Antique Edo Period Samurai Armor Yoroi with Tokubetsu Kicho Shiryo Certificate
This armor was made in the end of the Edo Period according to the certificate.
*More photos are coming soon.
■Helmet bowl: Tetsusabiji Hoshi Kabuto(Helmet)
The surface is Tetsusabiji style, which only applied lacquer for paint base for the iron not to get rusty. It looks less shiny than normal lacquered surface.Hoshi means Stars in Japanese. The rivets would look like stars.
■Shikoro(side neck guard):
Black lacquered iron plates laced with navy blue
■Menpo(face guard):Iron mask
■Madate(Front decoration): Kuwagata& Weasel
The front decoration is called Kuwagata, whose design originates from the hoe, a farming tool. There are Inome patterns, which looks like a heart mark. Inome pattern has been used since ancient times in Japan, especially as a decoration for shrine or temple. As its name implies, the eyes of boar are the origin of this pattern. It’s believed that Inome pattern works as an amulet so that it protects us from evil spirits or fire.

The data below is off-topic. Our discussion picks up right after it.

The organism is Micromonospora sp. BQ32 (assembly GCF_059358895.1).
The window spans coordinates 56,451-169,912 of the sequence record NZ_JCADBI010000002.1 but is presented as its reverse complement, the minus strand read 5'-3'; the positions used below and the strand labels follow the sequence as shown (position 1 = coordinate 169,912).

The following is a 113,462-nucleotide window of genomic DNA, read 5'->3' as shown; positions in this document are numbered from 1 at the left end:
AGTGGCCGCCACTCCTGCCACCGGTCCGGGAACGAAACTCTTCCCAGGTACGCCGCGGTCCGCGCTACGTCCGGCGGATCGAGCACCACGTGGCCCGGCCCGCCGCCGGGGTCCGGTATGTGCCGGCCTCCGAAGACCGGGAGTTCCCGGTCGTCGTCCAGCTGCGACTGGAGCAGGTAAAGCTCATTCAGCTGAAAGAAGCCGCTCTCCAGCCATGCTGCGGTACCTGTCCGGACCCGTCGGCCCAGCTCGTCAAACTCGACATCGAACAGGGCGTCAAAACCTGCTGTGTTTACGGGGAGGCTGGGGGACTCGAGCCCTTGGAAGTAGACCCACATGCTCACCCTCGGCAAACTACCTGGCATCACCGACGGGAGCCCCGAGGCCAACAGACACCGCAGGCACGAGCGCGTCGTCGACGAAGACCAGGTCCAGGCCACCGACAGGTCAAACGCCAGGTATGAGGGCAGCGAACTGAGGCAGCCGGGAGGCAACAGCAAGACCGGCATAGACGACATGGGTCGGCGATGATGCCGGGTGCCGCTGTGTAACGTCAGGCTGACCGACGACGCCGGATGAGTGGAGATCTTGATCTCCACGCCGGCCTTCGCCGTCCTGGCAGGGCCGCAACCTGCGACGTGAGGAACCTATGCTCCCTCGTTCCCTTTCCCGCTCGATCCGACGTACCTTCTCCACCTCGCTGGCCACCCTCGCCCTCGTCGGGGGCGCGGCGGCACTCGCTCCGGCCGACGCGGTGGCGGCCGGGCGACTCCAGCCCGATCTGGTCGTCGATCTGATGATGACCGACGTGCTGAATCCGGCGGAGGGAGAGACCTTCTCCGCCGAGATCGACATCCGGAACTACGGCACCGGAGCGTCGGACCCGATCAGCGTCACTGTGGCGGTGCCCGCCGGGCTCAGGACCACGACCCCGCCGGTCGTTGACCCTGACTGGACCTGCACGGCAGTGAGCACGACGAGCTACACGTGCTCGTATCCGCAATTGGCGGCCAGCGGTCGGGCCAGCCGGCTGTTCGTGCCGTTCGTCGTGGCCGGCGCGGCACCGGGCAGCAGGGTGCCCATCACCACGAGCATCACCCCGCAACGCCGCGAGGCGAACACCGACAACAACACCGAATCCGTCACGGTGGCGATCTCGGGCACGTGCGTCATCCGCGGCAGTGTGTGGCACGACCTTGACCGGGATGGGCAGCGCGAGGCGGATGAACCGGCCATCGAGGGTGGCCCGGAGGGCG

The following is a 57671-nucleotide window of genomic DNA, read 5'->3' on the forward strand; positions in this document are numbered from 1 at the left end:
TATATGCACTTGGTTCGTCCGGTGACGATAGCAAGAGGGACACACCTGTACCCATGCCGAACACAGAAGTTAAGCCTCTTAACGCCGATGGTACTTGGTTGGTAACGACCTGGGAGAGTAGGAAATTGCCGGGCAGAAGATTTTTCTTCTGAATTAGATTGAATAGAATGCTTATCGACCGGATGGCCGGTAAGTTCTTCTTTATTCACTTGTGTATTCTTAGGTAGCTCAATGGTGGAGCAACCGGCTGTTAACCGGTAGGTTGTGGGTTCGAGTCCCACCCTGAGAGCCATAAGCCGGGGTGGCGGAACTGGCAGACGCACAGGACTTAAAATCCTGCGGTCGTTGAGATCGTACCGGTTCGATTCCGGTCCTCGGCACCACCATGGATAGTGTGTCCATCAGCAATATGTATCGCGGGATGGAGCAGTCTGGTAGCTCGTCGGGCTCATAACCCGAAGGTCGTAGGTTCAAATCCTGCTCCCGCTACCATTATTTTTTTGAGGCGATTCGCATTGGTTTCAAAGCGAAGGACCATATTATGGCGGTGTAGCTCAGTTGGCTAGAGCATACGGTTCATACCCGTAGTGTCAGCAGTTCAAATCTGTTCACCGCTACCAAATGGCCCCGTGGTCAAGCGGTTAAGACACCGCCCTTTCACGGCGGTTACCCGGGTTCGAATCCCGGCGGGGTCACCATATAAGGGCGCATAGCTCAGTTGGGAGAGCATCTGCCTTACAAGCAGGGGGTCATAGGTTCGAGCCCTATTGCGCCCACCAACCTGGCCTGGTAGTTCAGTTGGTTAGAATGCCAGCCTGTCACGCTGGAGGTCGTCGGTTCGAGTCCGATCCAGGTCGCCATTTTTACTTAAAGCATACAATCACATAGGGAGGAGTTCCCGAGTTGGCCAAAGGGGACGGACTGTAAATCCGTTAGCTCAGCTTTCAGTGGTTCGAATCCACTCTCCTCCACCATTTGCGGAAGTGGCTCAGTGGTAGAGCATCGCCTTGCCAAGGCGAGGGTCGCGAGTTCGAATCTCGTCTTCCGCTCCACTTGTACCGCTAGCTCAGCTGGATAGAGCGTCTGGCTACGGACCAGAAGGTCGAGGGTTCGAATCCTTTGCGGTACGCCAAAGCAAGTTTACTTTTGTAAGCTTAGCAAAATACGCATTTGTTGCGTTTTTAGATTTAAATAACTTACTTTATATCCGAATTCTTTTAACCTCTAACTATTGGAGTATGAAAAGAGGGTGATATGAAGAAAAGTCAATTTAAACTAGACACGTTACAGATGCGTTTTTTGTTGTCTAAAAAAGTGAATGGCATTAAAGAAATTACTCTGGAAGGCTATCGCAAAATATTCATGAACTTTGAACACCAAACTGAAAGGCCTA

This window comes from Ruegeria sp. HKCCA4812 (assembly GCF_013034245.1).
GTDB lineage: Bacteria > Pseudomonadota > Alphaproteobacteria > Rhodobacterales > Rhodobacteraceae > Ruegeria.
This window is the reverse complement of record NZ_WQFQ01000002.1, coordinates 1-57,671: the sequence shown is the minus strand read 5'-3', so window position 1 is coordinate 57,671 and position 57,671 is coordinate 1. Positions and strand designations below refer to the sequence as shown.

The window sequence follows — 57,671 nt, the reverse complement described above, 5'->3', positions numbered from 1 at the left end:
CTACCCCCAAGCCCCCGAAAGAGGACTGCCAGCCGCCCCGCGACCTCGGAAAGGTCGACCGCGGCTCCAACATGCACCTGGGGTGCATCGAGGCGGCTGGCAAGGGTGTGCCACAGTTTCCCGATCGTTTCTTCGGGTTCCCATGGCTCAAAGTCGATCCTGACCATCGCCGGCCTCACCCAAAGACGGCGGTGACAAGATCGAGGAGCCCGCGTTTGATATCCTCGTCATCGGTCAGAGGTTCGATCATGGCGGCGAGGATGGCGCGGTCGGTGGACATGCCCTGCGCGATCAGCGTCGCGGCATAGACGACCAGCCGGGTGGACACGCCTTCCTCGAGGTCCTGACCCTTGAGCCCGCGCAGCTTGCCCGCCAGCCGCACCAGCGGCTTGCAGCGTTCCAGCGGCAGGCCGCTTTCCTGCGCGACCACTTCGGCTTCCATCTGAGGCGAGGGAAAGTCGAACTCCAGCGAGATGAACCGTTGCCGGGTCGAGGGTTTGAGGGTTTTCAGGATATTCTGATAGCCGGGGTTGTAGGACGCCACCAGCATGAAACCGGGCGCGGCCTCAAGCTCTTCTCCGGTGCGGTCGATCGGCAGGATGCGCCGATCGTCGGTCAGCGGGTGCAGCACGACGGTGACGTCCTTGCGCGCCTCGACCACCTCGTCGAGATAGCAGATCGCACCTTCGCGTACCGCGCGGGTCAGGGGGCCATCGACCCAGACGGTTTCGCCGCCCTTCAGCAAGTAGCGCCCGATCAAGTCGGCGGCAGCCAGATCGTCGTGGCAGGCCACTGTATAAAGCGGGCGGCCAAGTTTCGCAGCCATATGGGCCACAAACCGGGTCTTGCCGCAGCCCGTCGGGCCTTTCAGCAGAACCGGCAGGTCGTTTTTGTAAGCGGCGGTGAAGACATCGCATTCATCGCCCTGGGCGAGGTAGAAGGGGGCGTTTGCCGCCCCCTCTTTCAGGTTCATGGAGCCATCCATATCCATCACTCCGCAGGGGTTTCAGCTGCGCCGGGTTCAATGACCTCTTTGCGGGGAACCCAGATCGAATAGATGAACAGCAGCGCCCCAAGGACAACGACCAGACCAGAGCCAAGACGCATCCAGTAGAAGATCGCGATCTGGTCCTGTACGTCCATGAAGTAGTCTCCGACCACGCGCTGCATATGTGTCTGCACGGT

■Do(Cuirass): O-Yoroi style
O-Yoroi style originally dates back to the Kamakura period and it was designed for mounted horse archers.
■Sode(Shoulder guards): lacquered iron Sode laced with navy blue thread
■Kusazuri:lacquered iron Kusazuri laced with navy blue thread
Kusazuri is a skirt of plates attached to the cuirass
■Kote(Armored sleeves): Intricate iron chain mail with silk and the hand guard is coated with lacquer
■Haidate(thigh protection) : Haidate is a shin guard
■Suneate(Shin guard）: acquered iron Suneate
Certification：Tokubetsu Kicho Shiryo Certificate
The cerificate was issued by The Association for the Research and Preservation of Japanese Helmets and Armor, which is the most trusted Japanese armor appraiser in Japan. Tokubetsu Kicho Shiryo means an especially precious cultural article. It is ranked as a third highest of five rankings.
Out of stock